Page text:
Farooq, chairman of the Awami Action Committee, which has 
extended full snpport to the Janata Party in the coming elections, 
has provoked strong protest by the National Conference. Mr. 
Ghulam Mohiuddin Shah, led a deputation to the Governor 



Incredible Bungling 


123 


Since no drastic action was taken against anyone of the errant 
ofiicials and since Governor Jim and Adviser Banerji were 
lenient towards the partisans of the Sheikh and hoodlum bands 
of the National Conference, terror rc-errupted with redoubled 
force from the evening of June 2S. 

A. mass procession was brought otil by Janata supporters on 
June 30 to counteract and remove fear from the minds of the 
voters. It ended at Polo Ground where no less than fifty thousand 
people gathered to hear Maulana Mnsoodi and Minvaiz Farooq. 
Obscr\'cr Krishna Kant, who accomp;inicd the procession was 
also present. The procession and the meeting passed ofif peace- 
fully and was successful in achieving its objective. 

But the next day the National Conference to offset its clTccls, 
brought out a procession from Mujahid Manzil; it consisted 
hardly of fifteen thousand persons, but true to the party charac- 
ter, the processionists on their way to Gandhi Grounds, attacked 
Janata offices, hauled down its flags and buntings, and manhand- 
led Janata men and workers wherever they encountered them.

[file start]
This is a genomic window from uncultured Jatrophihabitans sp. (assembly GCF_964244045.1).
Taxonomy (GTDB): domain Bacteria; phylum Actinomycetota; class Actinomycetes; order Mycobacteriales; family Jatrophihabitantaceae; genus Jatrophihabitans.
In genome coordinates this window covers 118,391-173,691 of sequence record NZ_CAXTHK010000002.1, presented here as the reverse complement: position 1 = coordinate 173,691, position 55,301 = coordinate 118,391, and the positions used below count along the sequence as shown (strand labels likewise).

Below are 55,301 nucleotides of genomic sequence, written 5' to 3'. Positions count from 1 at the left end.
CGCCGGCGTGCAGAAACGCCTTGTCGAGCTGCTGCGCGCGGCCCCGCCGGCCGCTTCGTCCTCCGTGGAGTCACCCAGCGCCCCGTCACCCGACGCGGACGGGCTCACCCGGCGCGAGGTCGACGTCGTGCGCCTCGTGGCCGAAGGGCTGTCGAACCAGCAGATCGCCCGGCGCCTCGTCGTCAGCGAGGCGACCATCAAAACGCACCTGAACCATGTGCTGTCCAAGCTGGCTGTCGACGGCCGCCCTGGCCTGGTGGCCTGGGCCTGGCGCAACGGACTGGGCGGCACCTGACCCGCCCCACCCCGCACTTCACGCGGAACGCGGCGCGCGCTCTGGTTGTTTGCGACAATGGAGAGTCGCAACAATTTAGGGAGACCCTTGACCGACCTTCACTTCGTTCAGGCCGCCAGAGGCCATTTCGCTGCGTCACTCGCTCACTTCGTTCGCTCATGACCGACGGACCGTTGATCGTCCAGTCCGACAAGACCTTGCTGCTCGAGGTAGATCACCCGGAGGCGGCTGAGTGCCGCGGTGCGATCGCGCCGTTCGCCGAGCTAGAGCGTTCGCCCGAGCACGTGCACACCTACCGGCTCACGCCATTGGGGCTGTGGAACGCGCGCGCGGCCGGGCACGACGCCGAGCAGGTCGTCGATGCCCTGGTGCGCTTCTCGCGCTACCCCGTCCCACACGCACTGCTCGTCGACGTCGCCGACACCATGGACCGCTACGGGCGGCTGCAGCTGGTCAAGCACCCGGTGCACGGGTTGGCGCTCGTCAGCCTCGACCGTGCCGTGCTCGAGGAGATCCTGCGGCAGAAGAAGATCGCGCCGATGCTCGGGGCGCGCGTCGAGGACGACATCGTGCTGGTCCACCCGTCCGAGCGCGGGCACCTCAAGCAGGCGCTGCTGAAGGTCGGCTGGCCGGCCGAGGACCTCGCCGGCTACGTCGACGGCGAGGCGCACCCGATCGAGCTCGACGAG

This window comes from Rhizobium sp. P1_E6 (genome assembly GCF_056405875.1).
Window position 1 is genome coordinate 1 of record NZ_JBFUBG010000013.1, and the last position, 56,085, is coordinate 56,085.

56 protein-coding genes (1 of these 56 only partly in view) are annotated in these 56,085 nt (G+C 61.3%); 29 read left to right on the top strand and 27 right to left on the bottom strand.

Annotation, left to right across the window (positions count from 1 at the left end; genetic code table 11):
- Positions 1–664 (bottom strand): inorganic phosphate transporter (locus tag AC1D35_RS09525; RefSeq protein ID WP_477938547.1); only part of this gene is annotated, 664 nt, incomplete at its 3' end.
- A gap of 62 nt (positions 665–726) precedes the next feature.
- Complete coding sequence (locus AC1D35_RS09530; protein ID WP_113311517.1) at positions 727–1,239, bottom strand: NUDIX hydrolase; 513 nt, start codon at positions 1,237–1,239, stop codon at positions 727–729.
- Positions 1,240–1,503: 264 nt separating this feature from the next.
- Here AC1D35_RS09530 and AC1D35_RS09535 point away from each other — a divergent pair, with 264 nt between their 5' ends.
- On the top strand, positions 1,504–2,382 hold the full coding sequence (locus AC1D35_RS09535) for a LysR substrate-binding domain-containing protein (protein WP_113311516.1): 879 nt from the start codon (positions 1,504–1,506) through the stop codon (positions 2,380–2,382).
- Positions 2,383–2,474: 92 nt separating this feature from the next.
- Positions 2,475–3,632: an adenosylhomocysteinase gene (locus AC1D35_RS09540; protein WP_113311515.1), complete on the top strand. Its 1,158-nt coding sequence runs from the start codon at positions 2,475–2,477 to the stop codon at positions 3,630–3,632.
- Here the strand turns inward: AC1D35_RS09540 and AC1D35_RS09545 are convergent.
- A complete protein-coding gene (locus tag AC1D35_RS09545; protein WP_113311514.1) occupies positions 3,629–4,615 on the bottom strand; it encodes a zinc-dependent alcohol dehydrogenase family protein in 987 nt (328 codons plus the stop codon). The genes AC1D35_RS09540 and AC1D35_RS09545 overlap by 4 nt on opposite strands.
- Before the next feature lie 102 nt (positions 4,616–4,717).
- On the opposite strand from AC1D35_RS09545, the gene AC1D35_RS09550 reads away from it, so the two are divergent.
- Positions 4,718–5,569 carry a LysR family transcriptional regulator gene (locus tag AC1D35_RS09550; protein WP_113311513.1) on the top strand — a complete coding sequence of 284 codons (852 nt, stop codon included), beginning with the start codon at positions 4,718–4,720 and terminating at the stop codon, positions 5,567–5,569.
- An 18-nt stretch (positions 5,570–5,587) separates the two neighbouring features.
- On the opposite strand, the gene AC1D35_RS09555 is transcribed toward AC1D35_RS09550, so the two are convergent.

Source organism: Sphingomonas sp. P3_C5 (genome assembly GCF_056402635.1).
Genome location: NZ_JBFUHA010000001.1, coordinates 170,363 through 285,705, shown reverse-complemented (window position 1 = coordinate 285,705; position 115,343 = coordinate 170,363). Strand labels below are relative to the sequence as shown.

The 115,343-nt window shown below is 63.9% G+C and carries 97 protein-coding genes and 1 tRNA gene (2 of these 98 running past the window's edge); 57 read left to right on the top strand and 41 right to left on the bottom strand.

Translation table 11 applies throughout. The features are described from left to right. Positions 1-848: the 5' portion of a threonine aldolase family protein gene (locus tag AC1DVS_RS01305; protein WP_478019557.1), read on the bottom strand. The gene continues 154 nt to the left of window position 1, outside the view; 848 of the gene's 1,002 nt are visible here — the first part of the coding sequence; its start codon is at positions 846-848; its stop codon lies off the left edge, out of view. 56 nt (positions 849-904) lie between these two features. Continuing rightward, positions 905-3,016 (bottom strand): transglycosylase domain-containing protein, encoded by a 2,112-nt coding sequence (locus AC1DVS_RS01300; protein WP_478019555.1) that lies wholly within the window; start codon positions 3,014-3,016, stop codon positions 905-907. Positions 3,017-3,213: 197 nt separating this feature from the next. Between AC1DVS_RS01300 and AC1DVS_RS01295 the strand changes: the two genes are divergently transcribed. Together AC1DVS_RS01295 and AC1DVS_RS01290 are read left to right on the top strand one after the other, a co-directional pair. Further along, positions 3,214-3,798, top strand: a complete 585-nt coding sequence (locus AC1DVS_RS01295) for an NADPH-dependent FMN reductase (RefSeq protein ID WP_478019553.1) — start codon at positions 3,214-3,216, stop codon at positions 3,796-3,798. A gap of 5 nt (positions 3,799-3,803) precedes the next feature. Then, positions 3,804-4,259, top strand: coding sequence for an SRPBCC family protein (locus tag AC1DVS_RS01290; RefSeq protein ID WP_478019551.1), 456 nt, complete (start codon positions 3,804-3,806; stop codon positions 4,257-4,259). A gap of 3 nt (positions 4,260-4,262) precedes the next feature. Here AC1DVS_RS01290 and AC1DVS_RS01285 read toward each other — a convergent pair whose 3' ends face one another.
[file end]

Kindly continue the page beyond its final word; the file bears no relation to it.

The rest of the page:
It served a green signal to ruffirms to openly come out and 
regenerate the atmosphere of terror. 



13 


Black July Three : the Day 
of Terror 


‘^During the election the polling booths were not properly 
guarded. Instances of capturing polling booths have been con- 
firmed.” 

Sunday, Calcutta, July 24, 1977. 

T he elections to the State Legislative Assembly were schedu- 
led to be held on two days: In the Jammu region on June 30, 
and in the Kashmir Valley and Ladakh on July 3. 

As a reaction to the outspoken and rabid Muslim communa- 
h'sm of National Conference, Hindus in Jammu region were 
deeply agitated which helped extremists among Jan Sanghis 
to become popular. Eleven such members of the Janata Party 
in the region who had been refused tickets rebelled and contested 
as independents. Reports were received of sabotage and 
collusion of a number of Janata workers with Congress which 
Was deplorable. But on the whole the polls on June 30 were 
peaceful all over the region except in the hilly districts of 
Rajouri and Doda where Muslims are in majority and National 
Conference was able to exert pressure through appeal to reli- 
gious passion and intimidation. Janata candidates from these 
areas sent telegrams and made phone calls imploring authori- 



Black July Three : the Day of Terror 


125 


tics and Janata leadershisp to intervene but to their dismay no 
relief could be rendered. 

Polling in Kashmir Valley and Ladakh on July 3 was anything 
but peaceful, taiven below is a detailed account of the incidents 
on the polling day as recorded in my persona! diary ; 


S.OO A.M. 


8.30 A.M. 


9.00 A.M. 


9,10 A.M. 
9.15 A.M, 

9.17 A.M. 


Jnn.ata ofltcc has opened earlier today and many of 
the workers arc present. .Sky is overcast with clouds 
and it has begun to rain, but groups of people arc 
reported to h.ave come out and arc flocking towards 
polling booths. We .sit glued to the two teleplronc.s 
in the ofiicc and note down the reports ns they 
come in. 

Reports have .started trickling in that strong-arm 
men of National Conference have already captured 
some polling booths. Accompanied by six collea- 
gues. Sheikh Ali Mohammad, our candidate in 
Maharaj Gatij constituency, has come to s.ay that 
at .Aishan Sahib. Naiihata anti Khan.nqahi Moula 
Iris agents Iravc been forcibly turned out with the